World Briefs | India elects president
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NEW DELHI -- The candidate from India's governing Congress party, former Finance Minister Pranab Mukherjee, was declared the winner Sunday in voting for the country's president, a largely ceremonial position.
Election official P.K. Agnihotri said Mr. Mukherjee, 76, had received more than twice as many votes as his rival in Thursday's balloting by national and state legislators.
"I express deep gratitude to the people for electing me to this high office," Mr. Mukherjee said. He said he would try to justify the people's trust.
Mr. Mukherjee and rival Purno Agitok Sangma, a former speaker of Parliament, were competing to succeed India's first female president, Pratibha Devisingh Patil. Mr. Mukherjee is to be sworn in on Wednesday.
In India, the prime minister is the head of government and the president is mainly a figurehead.
BAGHDAD -- Bombs struck two Sunni towns at sundown Sunday just as Iraqis were preparing to break their holy day's fast, killing 18 and wounding more than 50, officials said. Two earlier bomb blasts killed a policeman and wounded dozens of people.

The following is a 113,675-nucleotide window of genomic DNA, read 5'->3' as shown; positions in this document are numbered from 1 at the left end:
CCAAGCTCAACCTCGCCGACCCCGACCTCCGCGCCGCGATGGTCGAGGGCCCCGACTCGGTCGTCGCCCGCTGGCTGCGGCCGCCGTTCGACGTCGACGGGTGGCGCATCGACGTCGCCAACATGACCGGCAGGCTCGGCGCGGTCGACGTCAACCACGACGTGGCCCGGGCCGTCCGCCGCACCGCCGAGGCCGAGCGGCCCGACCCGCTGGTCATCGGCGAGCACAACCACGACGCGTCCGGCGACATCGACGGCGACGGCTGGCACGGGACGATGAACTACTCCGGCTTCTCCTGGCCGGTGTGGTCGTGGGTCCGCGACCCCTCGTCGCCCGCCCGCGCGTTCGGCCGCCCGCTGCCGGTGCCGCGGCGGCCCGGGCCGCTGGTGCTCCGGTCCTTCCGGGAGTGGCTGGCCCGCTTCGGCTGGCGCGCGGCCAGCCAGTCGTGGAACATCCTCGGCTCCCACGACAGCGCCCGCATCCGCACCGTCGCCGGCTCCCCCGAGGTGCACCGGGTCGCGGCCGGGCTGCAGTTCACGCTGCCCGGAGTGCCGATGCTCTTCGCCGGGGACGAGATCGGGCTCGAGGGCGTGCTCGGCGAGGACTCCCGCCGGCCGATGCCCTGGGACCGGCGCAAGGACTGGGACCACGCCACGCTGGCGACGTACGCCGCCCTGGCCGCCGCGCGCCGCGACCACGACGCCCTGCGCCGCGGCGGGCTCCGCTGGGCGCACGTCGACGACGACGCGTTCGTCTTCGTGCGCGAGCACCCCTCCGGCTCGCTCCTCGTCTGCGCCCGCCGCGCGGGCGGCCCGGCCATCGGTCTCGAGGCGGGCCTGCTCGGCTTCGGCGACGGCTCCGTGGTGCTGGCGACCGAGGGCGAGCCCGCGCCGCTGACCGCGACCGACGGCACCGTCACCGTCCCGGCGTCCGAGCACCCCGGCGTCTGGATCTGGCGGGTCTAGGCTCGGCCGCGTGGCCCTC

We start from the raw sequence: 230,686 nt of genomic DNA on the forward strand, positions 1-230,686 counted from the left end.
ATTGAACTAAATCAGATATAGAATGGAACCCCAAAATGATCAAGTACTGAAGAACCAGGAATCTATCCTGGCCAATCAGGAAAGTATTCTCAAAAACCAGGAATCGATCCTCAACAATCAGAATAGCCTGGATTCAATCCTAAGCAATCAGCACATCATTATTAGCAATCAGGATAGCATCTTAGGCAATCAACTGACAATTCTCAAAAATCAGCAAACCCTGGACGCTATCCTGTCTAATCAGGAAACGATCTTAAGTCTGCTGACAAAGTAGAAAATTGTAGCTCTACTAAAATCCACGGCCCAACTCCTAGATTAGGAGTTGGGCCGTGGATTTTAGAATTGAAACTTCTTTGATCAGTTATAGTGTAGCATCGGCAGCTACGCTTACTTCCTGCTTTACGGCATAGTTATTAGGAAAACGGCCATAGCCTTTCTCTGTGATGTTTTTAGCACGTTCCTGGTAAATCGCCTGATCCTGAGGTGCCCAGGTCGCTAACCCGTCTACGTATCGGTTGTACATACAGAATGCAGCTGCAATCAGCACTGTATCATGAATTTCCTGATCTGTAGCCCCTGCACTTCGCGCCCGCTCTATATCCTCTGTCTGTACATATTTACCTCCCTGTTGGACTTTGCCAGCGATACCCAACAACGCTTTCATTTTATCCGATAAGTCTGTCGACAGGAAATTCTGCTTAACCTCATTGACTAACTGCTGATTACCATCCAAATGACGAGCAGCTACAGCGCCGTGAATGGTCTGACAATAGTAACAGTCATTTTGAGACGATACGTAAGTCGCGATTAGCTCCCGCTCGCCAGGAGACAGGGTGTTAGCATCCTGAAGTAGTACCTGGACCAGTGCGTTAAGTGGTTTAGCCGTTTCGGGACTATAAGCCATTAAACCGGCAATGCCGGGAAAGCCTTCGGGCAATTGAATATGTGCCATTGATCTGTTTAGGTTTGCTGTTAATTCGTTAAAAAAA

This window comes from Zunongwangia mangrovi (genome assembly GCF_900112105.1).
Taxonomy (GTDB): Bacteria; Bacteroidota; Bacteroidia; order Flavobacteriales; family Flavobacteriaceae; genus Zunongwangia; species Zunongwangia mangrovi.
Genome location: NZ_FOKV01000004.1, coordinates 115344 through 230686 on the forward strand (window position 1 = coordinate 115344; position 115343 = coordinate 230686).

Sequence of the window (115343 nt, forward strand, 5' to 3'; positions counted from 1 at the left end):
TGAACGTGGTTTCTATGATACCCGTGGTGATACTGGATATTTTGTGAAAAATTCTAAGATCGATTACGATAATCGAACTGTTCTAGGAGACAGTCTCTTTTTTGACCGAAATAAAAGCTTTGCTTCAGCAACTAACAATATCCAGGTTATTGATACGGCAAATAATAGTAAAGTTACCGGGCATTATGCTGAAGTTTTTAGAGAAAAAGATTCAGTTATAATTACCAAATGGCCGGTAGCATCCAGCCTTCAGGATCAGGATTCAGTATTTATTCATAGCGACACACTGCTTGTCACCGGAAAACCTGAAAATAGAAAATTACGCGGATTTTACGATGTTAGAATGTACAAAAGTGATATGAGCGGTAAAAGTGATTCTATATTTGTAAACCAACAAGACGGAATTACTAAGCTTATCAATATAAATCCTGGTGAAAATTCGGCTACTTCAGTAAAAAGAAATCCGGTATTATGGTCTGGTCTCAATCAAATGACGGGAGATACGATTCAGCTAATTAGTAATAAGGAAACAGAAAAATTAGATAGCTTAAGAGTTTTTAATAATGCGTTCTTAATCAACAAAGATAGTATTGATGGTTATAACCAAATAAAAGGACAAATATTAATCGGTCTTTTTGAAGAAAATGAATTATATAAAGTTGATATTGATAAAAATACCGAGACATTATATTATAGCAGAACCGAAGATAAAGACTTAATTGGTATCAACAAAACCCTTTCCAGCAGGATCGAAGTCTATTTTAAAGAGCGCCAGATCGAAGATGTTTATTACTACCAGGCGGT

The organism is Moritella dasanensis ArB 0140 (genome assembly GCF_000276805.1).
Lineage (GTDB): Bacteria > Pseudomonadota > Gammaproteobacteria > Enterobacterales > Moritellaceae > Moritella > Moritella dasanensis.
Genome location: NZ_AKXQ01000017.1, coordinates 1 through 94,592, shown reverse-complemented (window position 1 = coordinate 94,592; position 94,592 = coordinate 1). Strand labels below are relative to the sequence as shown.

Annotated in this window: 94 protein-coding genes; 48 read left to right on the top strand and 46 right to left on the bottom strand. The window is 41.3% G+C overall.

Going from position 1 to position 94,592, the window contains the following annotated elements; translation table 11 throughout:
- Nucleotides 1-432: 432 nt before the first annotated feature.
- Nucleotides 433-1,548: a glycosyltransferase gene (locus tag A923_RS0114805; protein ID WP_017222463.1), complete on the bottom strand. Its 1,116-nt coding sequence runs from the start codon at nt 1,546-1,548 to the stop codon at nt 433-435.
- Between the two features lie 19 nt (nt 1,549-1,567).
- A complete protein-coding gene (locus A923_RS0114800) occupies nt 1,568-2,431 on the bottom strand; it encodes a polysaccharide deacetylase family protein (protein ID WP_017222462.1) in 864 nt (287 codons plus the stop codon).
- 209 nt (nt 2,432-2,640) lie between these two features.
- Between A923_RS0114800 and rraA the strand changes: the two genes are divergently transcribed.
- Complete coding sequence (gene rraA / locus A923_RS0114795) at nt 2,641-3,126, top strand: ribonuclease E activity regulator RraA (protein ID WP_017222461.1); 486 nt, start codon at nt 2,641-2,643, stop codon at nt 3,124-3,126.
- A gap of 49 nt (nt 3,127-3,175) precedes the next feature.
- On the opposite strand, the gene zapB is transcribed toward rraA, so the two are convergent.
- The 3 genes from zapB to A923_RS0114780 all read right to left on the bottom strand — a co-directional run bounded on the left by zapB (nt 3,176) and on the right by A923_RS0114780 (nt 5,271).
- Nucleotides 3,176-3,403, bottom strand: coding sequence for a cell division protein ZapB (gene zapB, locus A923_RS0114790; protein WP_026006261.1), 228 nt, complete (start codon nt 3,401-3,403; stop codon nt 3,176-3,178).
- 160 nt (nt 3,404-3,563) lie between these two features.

Most of the recent attacks bear the hallmarks of Sunni Muslim insurgents linked to al-Qaida, targeting Shiites and their holy sites as well as security forces working for the Shiite-led government.
The two latest bombings, however, struck predominantly Sunni towns. So far, Shiite militants have resisted striking back at Sunnis. It was not immediately clear if the Sunday bombings were retaliation for earlier attacks, but residents in the stricken areas raised fears of renewed sectarian conflict.
BEIJING -- The heaviest rainfall in six decades caused widespread havoc in the capital over the weekend, killing at least 37 people and forcing the evacuation of 50,000 others from waterlogged neighborhoods and villages, according to the state news media.
More than 6 inches of rain fell overnight Saturday into Sunday. About 80,000 passengers at Beijing Capital International Airport were stranded overnight after fierce thunderstorms forced the cancellation of 500 flights, the state-run Xinhua News Agency said.
Elsewhere in the country, at least 10 people drowned or perished in landslides, the state news media reported.
PARIS -- French President Francois Hollande on Sunday made an emotional mea culpa on behalf of his country for its part in the World War II roundup and deportation of more than 13,000 Jews from Paris.
At the 70th anniversary of what is known as the Vel d'Hiv Raids, Mr. Hollande admitted the operation carried out by Paris police in 1942 was a "crime committed in France, by France."
Mr. Hollande also praised former president and political rival Jacques Chirac, who in 1995 became the first French leader to admit the roundup had been "France's fault."
First Published July 23, 2012 12:00 am